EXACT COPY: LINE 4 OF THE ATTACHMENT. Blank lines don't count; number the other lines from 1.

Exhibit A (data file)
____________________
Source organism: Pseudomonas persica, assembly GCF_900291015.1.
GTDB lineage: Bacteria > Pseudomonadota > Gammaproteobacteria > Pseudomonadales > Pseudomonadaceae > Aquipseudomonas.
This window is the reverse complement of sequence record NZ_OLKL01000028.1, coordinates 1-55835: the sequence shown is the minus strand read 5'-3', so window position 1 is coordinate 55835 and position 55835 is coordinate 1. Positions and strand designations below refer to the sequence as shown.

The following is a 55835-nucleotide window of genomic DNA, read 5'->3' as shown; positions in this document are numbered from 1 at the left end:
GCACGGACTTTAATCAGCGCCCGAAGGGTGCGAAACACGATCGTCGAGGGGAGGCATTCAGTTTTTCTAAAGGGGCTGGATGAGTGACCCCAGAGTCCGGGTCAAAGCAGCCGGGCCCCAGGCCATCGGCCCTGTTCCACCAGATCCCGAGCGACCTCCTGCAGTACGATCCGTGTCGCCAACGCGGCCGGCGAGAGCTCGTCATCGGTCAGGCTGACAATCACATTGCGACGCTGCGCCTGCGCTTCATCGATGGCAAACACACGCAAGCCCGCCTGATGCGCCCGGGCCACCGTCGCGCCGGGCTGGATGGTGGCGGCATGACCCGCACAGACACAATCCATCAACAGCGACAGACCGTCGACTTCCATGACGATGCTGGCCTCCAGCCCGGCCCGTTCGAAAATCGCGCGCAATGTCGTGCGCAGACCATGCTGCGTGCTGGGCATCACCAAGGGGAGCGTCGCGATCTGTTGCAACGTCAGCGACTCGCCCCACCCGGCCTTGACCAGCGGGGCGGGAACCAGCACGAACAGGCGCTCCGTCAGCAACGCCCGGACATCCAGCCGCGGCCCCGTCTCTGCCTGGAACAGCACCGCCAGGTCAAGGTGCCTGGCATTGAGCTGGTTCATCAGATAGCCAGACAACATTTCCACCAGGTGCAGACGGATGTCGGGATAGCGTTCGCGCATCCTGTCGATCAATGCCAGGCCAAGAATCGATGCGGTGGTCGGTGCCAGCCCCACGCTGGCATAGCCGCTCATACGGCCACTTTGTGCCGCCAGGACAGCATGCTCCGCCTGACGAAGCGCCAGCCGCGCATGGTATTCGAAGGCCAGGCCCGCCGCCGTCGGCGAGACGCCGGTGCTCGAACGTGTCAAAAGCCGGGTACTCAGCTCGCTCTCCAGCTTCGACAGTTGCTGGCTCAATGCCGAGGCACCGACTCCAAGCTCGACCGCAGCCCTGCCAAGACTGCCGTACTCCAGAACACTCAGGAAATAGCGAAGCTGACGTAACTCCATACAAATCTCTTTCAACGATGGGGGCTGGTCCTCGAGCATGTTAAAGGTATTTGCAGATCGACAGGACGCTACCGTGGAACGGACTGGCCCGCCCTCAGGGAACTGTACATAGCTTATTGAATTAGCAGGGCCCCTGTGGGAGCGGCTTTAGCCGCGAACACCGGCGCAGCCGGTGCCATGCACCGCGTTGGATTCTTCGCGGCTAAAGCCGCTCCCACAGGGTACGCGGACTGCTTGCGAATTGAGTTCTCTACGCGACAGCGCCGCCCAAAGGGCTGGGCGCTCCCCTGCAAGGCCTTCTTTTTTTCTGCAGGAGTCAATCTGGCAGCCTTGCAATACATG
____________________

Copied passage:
The following is a 55835-nucleotide window of genomic DNA, read 5'->3' as shown; positions in this document are numbered from 1 at the left end: